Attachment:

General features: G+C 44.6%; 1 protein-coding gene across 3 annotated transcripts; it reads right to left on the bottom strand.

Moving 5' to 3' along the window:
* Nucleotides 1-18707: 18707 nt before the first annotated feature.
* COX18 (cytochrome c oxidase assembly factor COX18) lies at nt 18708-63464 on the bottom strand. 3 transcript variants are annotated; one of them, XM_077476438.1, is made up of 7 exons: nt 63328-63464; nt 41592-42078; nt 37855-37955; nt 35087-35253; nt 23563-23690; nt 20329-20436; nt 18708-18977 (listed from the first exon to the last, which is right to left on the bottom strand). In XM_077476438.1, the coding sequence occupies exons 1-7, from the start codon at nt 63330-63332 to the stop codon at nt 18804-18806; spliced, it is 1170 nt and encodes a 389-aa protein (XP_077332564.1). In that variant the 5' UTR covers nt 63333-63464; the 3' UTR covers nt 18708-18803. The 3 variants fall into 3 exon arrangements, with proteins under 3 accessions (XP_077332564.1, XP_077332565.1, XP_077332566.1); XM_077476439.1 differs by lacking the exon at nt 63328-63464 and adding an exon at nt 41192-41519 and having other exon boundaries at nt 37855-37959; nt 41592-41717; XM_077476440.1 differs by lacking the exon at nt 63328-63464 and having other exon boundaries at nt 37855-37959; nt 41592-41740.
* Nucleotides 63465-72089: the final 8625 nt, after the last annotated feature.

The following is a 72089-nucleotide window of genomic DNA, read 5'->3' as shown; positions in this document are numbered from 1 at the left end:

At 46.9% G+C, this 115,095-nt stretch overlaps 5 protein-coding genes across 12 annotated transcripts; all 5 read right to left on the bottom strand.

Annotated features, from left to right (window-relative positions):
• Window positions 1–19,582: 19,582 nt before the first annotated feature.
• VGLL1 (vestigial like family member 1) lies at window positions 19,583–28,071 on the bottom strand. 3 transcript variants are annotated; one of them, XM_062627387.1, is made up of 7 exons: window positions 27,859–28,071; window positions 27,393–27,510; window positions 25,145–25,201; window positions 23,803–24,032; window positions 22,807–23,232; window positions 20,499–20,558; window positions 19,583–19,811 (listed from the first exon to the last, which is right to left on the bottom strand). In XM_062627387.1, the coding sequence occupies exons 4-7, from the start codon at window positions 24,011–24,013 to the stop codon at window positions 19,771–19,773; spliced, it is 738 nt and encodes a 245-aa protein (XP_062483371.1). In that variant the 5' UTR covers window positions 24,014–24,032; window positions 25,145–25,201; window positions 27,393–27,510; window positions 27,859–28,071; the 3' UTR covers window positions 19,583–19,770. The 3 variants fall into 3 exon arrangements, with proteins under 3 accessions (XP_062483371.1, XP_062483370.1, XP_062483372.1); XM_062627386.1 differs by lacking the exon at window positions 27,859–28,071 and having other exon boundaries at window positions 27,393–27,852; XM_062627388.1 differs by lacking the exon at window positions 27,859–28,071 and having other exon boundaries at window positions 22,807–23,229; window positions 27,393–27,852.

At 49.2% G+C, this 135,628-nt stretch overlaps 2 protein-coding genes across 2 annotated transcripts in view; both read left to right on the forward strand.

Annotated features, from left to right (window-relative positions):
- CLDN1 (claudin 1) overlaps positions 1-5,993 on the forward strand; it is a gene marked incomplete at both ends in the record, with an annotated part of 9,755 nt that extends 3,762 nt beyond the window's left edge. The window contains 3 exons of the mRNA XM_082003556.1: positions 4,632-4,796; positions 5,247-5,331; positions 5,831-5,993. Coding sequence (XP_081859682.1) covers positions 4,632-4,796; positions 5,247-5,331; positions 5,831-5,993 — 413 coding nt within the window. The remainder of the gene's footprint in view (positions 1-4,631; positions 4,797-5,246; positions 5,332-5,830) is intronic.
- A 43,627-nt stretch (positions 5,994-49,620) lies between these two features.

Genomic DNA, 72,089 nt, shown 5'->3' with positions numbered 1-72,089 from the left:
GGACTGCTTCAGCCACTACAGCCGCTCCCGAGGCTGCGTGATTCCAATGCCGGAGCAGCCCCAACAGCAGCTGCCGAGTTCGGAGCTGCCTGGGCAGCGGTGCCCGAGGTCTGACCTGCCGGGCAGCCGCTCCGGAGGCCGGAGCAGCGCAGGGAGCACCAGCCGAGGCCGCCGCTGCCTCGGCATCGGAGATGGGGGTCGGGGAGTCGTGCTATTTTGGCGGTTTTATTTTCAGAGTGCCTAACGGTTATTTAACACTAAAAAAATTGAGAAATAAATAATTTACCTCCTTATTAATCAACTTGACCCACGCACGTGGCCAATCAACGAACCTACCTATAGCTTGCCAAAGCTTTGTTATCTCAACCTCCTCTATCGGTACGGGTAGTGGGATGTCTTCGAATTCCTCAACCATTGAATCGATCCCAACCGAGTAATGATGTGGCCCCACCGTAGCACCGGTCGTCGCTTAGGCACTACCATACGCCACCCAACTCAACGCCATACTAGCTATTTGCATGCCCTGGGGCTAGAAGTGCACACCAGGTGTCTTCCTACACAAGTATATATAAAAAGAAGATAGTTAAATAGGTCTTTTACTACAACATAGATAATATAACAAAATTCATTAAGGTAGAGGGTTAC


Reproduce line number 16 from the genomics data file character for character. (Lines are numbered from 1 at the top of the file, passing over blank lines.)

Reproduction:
GGACTGCTTCAGCCACTACAGCCGCTCCCGAGGCTGCGTGATTCCAATGCCGGAGCAGCCCCAACAGCAGCTGCCGAGTTCGGAGCTGCCTGGGCAGCGGTGCCCGAGGTCTGACCTGCCGGGCAGCCGCTCCGGAGGCCGGAGCAGCGCAGGGAGCACCAGCCGAGGCCGCCGCTGCCTCGGCATCGGAGATGGGGGTCGGGGAGTCGTGCTATTTTGGCGGTTTTATTTTCAGAGTGCCTAACGGTTATTTAACACTAAAAAAATTGAGAAATAAATAATTTACCTCCTTATTAATCAACTTGACCCACGCACGTGGCCAATCAACGAACCTACCTATAGCTTGCCAAAGCTTTGTTATCTCAACCTCCTCTATCGGTACGGGTAGTGGGATGTCTTCGAATTCCTCAACCATTGAATCGATCCCAACCGAGTAATGATGTGGCCCCACCGTAGCACCGGTCGTCGCTTAGGCACTACCATACGCCACCCAACTCAACGCCATACTAGCTATTTGCATGCCCTGGGGCTAGAAGTGCACACCAGGTGTCTTCCTACACAAGTATATATAAAAAGAAGATAGTTAAATAGGTCTTTTACTACAACATAGATAATATAACAAAATTCATTAAGGTAGAGGGTTAC